Joanna Rowsell: World Champion, Women's Team Pursuit
The more you taste success, the more you want it
Joanna Rowsell is the reigning UCI Women's Track Team Pursuit Champion for the second year in a row. Joanna had no particular interest in the sport, and did not come from a cycling background. She admits to only have gone along for a try out because it was more attractive than the impending maths lesson.
"I got into cycling because the Talent Team visited my school, and it meant I could miss maths. I attended their testing, which they held on the school playing field. As a result I was invited to the next stage of testing. After three rounds I was given a place on the Talent Team and this is how I started cycling!"
Despite the interest from the Talent Team, Joanna started to ride locally to develop her skills.
"I was about fifteen when I started riding, and I started racing when I was sixteen. I'd joined Sutton Cycling Club, a club for under eighteens. Later as I got better and more into the sport, I went to VCL (Velo Club de Londres) based at Herne Hill. That was so I could ride on the track."
Joanna also regularly rode at Crystal Palace in the annual summer league, and at the regular circuit races held on the purpose built, traffic free road circuit in Hillingdon. But like other women competitive cyclists, found a lack of opportunity for women to ride. Being forced to ride alongside boys and later men, actually worked in her favour, as she learned to ride at their pace and develop skills such as group riding, drafting and making breaks. Although frustrating and at times perhaps demoralising, she now sees a change in the general attitude to women in sport, and recognition of the hard work each of them has put into their achievements.
"Women's sport always seems to be overshadowed by men's sport and there are many inequalities such as the number of Olympic events for women in cycling. But I think the media are realising the achievements of women, and there was certainly a lot of media coverage surrounding the Olympics last year for both the male and female cyclists. As a woman I think it is important to prove women's sport is as competitive as men's and strive to show a good image to the public of both competitiveness and also fair play."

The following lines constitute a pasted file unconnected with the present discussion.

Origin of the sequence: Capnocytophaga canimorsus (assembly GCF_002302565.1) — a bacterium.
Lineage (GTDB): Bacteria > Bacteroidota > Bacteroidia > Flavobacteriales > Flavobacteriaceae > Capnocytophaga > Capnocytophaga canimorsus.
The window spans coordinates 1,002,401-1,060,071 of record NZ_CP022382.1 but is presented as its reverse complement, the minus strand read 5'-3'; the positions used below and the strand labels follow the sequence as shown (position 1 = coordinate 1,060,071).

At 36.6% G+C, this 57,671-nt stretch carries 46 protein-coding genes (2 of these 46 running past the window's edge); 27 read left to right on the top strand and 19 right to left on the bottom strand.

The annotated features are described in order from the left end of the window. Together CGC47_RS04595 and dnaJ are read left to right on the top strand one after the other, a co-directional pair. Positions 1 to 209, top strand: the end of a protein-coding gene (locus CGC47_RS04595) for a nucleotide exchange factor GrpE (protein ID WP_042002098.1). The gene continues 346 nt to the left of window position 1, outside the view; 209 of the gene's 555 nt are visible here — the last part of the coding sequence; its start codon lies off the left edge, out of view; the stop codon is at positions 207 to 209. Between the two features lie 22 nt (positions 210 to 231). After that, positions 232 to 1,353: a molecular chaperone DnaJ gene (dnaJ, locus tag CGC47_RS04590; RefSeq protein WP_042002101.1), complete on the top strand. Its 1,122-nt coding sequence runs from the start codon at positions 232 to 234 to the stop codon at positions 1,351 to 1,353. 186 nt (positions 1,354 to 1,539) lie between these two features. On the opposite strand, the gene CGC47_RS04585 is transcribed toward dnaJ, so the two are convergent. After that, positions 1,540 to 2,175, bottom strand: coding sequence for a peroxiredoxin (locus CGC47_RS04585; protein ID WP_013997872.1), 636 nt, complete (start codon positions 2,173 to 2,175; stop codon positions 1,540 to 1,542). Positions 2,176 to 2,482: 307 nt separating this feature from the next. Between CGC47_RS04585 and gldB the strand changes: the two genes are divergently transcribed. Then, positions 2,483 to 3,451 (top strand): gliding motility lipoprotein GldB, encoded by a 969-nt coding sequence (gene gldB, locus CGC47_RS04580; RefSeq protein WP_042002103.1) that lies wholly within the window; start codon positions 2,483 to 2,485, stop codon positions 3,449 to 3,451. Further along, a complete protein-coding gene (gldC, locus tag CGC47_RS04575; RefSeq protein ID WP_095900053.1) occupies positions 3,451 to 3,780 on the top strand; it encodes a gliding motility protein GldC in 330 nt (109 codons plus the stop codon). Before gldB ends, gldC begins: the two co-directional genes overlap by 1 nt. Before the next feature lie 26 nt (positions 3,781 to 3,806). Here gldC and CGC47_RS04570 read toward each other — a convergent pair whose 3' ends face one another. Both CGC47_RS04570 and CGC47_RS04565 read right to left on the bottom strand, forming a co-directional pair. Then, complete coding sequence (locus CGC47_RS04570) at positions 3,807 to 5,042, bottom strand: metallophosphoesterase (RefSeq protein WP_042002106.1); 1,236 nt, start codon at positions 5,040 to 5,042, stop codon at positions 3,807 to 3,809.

Like all athletes, Joanna has had her fair share of problems.
"Over the years there have been stages where I've encountered problems, whether that was illness or injury or times when things like the type of training just hasn’t been working. But there are always more experienced people willing to talk and lend advice and you realise every problem can be worked through if you look at the situation logically."
Things started to come right for her four years ago, her determination to do well and the hours spent on her bike finally showing impressive results.
"I realised I could be successful when I won the Junior Women's National Pursuit title in 2005 as a first year junior. My time in the final was the quickest time the event had been won in since Nicole Cooke rode it. That then motivated me to go on to compete for Great Britain in the pursuit and also beat Nicole’s National Record."
Having taken Nicole Cooke’s record from her, and realising that she had the talent to compete at the very highest level, Joanna’s confidence and motivation soared.
"I was motivated to train and get better mainly because I didn't like being bad at something. I was also out to prove to people that had doubted me in the early stages. I began racing cyclo cross as a first year junior, which meant I raced the senior race with all the men which I found very daunting at first. In my second cyclo cross race I was first woman and that was what really spurred me on to continue. This race was part of the London League so I carried on with more of the series in the hope of winning the overall women’s trophy. I persisted with the all the races and managed to win the series, and this really motivated me to continue racing. The cyclo cross racing had given me the confidence to carry on and try different things."
Having got to the very top, and becoming a World Champion, what is left for her to achieve?
"I am still motivated to keep getting better. Once you have won one world title, you want another one! And then you want to do other events too. It just keeps going and the more you taste success, the more you want it."
Like anything, however, sacrifices run alongside the successes, and there is a price for being top achiever.
"I love being a full time athlete and being able to commit 100% to my training schedule. However it does mean things like not meeting up with friends sometimes if you have to train and being away from home a lot. But my parents often come and watch me race so I get to see them quite a lot."
Although she does spend much of her time based at the Velodrome in Manchester and riding in high level competitions, Joanna still rides in local events such as Crystal Palace and Hillingdon when she gets the chance, keeping the whole down to earth attitude of cyclists in general. In keeping with that ethos, she has some very practical advice for anybody wanting to start riding.
"The best place to start is to find a good local club. There is a big female cycling community in London, so finding a local club with other female members shouldn't be too difficult. This will then give you people to ride with and people to go to races with. Competing in your first race can be made so much easier if you have a team mate with you who has done it before! And there is no need to worry about being laughed at – even the pros fall off sometimes!"